From 284 Pounds to Hiking Kilimanjaro

From 284 Pounds to Hiking Kilimanjaro

Chelsea Kilpack, Managing Editor

It’s impossible to not feel energized by Mary Crafts’ story—at age fifty she tipped the scales at 284 pounds before deciding enough was enough. Now, retired at age sixty-five, Mary is a fit 150 pounds, and she’s prepping to hike Kilimanjaro in July.

So how did she go from being the sole provider for three kids, barely able to walk around the block, to biking, lifting, hiking like a pro, and looking like an Instagram fitness influencer? It all started when she tossed on her baggiest sweatpants and t-shirt and signed up at Gold’s Gym.

Her first trip to the gym was a short one. She found a treadmill on the last row of machines, in the very back corner, and she walked for fifteen minutes at two miles per hour. But the most important thing about that first day? She kept coming back.

It has to become the most important thing in your life

When Mary started her fitness journey, her youngest daughter was still living at home, and although she was supportive of her mom’s newfound enthusiasm for working out, she also felt a bit neglected in favor of the gym. Mary’s solution? “I’d go to the gym at 10 p.m. after she went to bed.”

Over and over during our conversation, Mary emphasized the need to prioritize your commitment to the journey, whether it’s stealing minutes for movement during the day or going to the gym after the kids are asleep. “The only thing that matters is that you’re committed. Pick whatever level it is that works for you.”

Physical activity can be fun and joyous

Listening to Mary’s story, there was a moment when I thought she might have history as an athlete, but in fact it was the opposite. She describes a childhood filled with uncertainty around physical activity, from being humiliated when she couldn’t perform a single pushup, to a swim lesson where she froze on the high dive and the teacher refused to end class until she jumped.

In spite of that history, she learned to find joy in moving her body. But it didn’t happen overnight—it took trying several exercise routines. “Pick whatever it is that works for you,” she explains. It doesn’t have to be CrossFit, Pilates, or any other trendy workout. Do the thing that speaks to you.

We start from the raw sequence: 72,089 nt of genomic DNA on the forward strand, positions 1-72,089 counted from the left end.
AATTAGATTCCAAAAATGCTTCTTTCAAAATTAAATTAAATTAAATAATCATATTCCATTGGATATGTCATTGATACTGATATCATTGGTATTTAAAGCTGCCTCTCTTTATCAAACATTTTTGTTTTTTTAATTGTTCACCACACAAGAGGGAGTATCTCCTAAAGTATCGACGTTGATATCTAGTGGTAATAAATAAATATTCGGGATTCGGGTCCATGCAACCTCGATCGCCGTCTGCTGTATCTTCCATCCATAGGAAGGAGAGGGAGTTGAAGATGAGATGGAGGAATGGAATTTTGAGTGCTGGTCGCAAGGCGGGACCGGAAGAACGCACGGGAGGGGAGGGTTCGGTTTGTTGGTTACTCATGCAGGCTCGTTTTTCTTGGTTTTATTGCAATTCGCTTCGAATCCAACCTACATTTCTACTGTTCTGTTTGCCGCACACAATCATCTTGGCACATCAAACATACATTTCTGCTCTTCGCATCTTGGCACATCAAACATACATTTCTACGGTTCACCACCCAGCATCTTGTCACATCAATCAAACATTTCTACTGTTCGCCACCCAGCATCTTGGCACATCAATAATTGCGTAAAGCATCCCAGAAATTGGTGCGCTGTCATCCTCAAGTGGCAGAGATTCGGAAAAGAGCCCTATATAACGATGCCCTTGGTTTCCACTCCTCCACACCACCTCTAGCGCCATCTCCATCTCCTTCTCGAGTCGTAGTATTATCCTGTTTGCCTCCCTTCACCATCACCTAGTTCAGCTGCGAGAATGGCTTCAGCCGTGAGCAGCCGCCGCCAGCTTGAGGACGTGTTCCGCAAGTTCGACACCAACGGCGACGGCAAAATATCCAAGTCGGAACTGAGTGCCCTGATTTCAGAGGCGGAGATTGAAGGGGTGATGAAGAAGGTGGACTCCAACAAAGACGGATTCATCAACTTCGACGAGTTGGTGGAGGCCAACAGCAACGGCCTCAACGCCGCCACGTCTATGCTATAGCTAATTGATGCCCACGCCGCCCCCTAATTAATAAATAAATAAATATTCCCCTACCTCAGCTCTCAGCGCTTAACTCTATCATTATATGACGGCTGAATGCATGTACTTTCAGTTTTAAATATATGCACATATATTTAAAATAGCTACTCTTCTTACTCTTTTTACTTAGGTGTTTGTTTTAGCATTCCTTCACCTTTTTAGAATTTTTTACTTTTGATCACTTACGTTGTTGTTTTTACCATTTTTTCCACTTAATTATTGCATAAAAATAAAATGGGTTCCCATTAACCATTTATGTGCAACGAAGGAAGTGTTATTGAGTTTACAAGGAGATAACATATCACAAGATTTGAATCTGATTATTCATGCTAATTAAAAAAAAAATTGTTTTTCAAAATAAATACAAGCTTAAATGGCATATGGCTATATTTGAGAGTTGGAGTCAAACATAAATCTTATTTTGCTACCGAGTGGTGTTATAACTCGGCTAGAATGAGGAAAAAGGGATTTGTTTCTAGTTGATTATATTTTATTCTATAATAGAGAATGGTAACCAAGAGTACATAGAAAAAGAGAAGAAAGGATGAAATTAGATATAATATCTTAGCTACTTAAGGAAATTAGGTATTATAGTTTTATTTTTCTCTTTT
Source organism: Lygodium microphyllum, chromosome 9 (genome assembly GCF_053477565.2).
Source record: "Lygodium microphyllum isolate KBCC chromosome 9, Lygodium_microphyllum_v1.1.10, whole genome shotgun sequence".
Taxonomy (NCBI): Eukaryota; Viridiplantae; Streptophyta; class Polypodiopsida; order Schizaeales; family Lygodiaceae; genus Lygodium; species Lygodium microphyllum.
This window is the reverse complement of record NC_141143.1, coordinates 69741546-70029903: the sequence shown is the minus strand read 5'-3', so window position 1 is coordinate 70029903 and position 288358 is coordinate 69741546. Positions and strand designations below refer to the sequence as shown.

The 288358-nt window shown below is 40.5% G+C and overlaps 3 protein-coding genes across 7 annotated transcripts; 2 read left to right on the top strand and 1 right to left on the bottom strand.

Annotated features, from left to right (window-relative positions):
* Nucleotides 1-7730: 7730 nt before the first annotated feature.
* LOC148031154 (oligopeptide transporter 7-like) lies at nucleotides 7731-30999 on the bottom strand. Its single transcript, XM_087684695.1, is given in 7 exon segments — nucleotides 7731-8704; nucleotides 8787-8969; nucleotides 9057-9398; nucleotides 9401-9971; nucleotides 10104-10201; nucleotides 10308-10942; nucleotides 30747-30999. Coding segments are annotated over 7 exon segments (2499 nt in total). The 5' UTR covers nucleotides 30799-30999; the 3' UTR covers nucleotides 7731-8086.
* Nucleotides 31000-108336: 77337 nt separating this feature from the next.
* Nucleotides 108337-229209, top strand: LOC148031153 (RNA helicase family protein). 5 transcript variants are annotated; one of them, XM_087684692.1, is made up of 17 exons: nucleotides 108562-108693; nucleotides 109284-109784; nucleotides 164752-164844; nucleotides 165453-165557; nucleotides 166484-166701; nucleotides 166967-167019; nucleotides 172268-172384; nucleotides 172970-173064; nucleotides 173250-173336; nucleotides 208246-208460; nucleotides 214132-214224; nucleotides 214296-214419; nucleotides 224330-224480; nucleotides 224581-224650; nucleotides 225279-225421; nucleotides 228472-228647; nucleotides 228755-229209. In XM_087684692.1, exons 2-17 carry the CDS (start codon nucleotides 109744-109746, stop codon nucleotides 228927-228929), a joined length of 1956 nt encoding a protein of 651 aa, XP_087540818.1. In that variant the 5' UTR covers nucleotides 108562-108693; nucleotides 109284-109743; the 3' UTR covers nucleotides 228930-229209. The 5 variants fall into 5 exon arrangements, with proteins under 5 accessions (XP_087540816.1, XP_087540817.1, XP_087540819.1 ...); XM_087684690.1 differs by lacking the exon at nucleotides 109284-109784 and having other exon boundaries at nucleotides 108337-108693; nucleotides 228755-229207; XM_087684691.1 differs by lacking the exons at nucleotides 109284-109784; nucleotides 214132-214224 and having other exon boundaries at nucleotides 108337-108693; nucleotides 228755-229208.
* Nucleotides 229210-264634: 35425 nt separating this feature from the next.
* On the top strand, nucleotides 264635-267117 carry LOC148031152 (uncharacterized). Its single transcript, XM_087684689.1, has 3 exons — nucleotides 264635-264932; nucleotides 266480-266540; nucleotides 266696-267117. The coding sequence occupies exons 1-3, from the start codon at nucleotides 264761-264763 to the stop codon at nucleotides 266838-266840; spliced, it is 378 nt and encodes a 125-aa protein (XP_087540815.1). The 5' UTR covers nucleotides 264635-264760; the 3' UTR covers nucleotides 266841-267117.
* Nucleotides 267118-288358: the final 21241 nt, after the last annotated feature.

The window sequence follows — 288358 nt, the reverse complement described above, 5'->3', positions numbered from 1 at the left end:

At fifty-six, Mary listened to that voice speaking to her and went on her first hike in Capitol Reef National Park. She was struck by the realization that, “Hiking is just walking outdoors.” Now, nine years later she’s prepping for the biggest hike of her life: in July she will summit Kilimanjaro, the highest mountain in Africa.

Mary’s tips for habit change

With Kilimanjaro fast approaching, I asked Mary to share some insights into habit change that worked for her. After all, she may have biceps to rival Michelle Obama, but she’s the first to point out those muscles didn’t come without a fight.

Here are her three key pieces of advice for jump-starting your own journey toward total wellness:

  1. It takes time. If the number on the scale is your main concern, remember, “It didn’t take you three months to get to that weight, and it’s not going to take you three months to get away from that weight.” It took Mary six years to lose 134 pounds.
  2. Health is much more than weight. “Know all of your numbers,” including your resting heart rate, cholesterol, blood pressure, and body fat percentage. Mary can rattle her stats off like a sports enthusiast knows their team’s standings (her resting heart rate is forty-six!).
  3. Start with one easy goal, “There’s nothing that will do more for you than getting started with one ” For Mary, it was not eating after 5 p.m., something she more or less sticks to fifteen years later. Maybe for you it’s not taking the elevator or adding three minutes of meditation to your daily routine—just pick one thing and add another once you’ve formed the habit.

You can learn more about Mary and follow along with her adventures on her website and social media.